“Not Just Talking Heads”: Editor Davis Coombe on Chasing Coral
The creators of Chasing Coral had a key goal: to make an environmental documentary with a personal, non-political approach. As editor Davis Coombe tells Filmmaker below, he and director Jeff Orlowski “had no interest in making a political film.” Their film, instead, focuses on the personal narratives of a group of people seeking to capture the phenomenon of “coral bleaching” on film. Ahead of the film’s six screenings at the 2017 Sundance Film Festival, Coombe discusses the task of simplifying a scientific story without dumbing it down. He also lays out how he and Orlowski sought to strip the film of expository passages to create a tone that “feels more like an adventure.”
Filmmaker: How and why did you wind up being the editor of your film? What were the factors and attributes that led to your being hired for this job?
Coombe: I worked with Jeff on his previous film, Chasing Ice, and it was a great experience. The relationship between a director and editor on a documentary is very intense and when you have one that works it’s very easy to jump on board again. This story is also very important to me as a father and environmentalist, so it was a no-brainer for me to get involved.
Filmmaker: In terms of advancing your film from its earliest assembly to your final cut, what were goals as an editor? What elements of the film did you want to enhance, preserve, tease out or totally reshape?
Coombe: We are telling what is essentially an environmental story but had no interest in making a political film. We were also telling a very technical story about climate science, underwater ecosystems and complicated camera systems and it was a challenge to not get bogged down with all those details. What we focused on was the personal narratives of our characters and telling this story through their experiences.
Filmmaker: How did you achieve these goals? What types of editing techniques, or processes, or feedback screenings allowed this work to occur?
Coombe: We made sure to use our observational footage as much as possible rather than lean on interviews exclusively to communicate the science in our story. This created a sense that we are following our characters as they learn, rather than “telling” the audience things directly. There is actually a tremendous amount of science in our film but it feels more like an adventure. We also went out of our way to establish our “experts” as people, not just talking heads. You get a sense of what this story means to them personally, why they care about it, and even their sense of humor. By the end of the film you feel like you know them.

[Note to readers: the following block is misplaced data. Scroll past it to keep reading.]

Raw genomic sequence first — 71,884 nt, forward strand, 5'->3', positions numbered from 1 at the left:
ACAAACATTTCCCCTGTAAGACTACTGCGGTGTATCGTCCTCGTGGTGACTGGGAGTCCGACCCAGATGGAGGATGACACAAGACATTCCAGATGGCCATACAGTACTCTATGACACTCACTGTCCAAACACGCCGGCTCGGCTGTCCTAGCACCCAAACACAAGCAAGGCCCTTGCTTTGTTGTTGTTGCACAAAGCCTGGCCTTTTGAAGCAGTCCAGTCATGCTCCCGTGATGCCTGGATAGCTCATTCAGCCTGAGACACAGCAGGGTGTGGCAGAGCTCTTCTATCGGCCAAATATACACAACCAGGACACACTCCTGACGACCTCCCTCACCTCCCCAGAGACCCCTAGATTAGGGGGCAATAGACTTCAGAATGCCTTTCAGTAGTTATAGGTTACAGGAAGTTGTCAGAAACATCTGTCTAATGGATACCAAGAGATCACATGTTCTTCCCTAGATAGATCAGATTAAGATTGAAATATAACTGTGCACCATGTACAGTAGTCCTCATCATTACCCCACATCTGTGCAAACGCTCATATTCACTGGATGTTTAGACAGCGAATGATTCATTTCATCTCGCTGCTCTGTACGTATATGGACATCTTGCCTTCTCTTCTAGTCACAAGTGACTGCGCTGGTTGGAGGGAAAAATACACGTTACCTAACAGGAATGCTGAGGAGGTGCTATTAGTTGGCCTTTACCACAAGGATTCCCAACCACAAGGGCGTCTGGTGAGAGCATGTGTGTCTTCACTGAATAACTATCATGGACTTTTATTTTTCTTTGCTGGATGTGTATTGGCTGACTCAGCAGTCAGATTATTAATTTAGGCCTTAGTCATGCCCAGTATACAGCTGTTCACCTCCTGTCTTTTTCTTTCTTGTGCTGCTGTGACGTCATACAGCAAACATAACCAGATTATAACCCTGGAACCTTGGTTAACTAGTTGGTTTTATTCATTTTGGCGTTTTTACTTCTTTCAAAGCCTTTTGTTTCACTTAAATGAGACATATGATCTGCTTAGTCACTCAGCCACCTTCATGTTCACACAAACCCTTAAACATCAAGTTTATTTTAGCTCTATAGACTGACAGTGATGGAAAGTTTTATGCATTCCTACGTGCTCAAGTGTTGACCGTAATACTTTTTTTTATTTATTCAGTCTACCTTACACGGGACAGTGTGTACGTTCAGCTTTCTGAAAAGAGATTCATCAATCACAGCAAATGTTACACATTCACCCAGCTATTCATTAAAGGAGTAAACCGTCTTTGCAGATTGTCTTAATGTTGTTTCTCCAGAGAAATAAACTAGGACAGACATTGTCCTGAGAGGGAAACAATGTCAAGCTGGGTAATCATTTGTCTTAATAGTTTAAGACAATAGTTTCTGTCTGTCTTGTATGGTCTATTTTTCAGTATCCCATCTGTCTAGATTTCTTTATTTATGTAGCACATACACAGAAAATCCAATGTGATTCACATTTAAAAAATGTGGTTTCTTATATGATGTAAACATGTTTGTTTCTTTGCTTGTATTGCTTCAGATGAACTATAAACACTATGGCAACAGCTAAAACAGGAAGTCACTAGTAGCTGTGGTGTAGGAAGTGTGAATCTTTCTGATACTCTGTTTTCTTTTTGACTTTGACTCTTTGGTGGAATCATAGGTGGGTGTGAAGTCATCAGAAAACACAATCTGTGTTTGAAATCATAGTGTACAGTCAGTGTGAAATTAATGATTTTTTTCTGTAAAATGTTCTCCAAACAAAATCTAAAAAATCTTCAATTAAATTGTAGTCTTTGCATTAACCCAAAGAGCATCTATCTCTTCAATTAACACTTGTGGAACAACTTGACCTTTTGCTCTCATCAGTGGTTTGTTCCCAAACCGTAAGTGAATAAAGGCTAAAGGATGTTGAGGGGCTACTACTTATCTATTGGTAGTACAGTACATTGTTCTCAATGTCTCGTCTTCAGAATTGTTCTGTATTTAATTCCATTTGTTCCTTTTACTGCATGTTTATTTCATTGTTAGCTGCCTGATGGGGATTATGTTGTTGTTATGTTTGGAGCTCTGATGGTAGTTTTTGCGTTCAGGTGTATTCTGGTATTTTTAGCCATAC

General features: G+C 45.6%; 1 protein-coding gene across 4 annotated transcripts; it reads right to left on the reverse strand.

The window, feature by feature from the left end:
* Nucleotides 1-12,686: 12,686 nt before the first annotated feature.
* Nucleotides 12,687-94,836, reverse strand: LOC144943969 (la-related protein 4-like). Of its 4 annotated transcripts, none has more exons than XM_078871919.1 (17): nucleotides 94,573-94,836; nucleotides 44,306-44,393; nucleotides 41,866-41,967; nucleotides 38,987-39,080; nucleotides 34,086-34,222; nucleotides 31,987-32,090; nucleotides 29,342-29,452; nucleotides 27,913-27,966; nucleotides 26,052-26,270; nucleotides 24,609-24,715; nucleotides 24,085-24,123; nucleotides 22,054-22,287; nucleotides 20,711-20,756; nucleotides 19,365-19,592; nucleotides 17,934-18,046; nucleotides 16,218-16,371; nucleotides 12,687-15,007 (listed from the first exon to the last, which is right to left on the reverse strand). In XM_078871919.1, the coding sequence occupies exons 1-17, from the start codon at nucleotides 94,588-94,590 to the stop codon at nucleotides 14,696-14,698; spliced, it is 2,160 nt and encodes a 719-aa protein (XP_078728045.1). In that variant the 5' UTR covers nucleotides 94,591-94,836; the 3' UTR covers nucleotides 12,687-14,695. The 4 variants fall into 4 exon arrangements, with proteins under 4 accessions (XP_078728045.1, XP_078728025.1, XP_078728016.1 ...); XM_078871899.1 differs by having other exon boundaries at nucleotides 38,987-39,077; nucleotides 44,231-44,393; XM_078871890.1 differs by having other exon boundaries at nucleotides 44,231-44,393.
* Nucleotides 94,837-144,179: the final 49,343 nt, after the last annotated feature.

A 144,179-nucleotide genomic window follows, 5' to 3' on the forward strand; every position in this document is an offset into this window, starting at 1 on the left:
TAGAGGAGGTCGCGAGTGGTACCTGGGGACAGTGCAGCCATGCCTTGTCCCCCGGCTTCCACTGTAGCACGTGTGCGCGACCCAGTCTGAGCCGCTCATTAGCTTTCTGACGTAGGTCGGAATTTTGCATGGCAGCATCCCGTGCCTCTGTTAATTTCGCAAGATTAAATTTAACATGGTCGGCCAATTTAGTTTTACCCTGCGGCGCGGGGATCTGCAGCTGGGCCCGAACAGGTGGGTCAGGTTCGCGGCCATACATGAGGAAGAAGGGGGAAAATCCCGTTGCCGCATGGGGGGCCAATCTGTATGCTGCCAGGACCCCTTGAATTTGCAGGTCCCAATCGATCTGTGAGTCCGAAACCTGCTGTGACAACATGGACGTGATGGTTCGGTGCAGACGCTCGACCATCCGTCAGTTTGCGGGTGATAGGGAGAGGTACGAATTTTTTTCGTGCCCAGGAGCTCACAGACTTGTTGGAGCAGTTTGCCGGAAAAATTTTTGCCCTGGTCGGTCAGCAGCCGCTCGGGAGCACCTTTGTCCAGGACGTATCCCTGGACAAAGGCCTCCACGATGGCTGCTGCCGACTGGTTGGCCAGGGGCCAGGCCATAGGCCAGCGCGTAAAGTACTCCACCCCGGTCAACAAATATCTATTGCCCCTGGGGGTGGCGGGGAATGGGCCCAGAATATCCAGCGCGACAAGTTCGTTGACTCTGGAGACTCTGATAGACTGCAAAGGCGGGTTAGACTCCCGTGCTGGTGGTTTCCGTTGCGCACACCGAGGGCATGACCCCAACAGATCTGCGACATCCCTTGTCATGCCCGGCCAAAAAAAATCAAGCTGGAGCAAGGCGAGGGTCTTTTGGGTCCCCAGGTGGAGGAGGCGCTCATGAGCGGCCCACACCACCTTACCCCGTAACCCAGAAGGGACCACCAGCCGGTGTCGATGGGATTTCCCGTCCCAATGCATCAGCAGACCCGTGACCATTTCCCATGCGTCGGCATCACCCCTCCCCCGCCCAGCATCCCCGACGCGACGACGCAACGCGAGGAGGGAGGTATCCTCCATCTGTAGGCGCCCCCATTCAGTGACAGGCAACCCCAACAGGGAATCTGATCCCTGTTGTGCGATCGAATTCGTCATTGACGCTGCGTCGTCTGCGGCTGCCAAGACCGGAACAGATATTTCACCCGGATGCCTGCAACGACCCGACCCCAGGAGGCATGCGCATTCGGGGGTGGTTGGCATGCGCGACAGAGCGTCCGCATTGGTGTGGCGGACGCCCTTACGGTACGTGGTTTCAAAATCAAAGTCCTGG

We did many small screenings with friends and colleagues and even total strangers along the way. I really believe that this is one of the most important parts of the process. You’ll never learn more about your own film than you do when you are watching it in a dark room full of strangers. Suddenly all of the strengths and weaknesses become obvious in a way they never will in your edit room.
Filmmaker: As an editor, how did you come up in the business, and what influences have affected your work?
Coombe: I studied film in college and was lucky to get an internship right after graduating where I learned Avid. I was working at a place that did lots of documentary content and got to work on some long form projects early on. I had just discovered documentary and was very taken with the work of Ross McElwee, D.A. Pennebaker, Frederick Wiseman and other filmmakers I had studied in school, so I realized early on that it was a real privilege to be able to do this kind of work. I really fell in love with it and have gone from project to project since then. What I love about doc work is that while the craft remains a constant, every few months I am immersed in a totally different world. I can go from being a jazz musician to a scuba diving scientist overnight. I love it.
Filmmaker: What editing system did you use, and why?
Coombe: I use Adobe Premiere because of the flexibility and speed at which I can work.
Filmmaker: What was the most difficult scene to cut and why? And how did you do it?
Coombe: With this film as with a lot of documentaries, finding a way to explain one of our character’s complicated backstory while also moving the narrative forward was a challenge. Ultimately we ended up incorporating most of it into an opening title sequence and finding more poetic ways to explain what got him to where we meet him in our story.
Filmmaker: What role did VFX work, compositing, or other post-production techniques play in terms of the final edit?
Coombe: We don’t have any VFX in Chasing Coral, but it does have a lot of graphics and some compositing. It was another area where we had to include a lot of science without getting bogged down with the details so we had a little fun with it in places.
Filmmaker: Finally, now that the process is over, what new meanings has the film taken on for you? What did you discover in the footage that you might not have seen initially, and how does your final understanding of the film differ from the understanding that you began with?
Coombe: It’s easy to lose your objectivity when you are focused on specific scenes and the small details of a feature film, but as I type this I am sitting in our mix and seeing our final picture and score come together as our amazing re-recording mixer makes his way through the film and I am reminded of how important this story is and how proud I am to have been a part of telling it. Making films is really a privilege.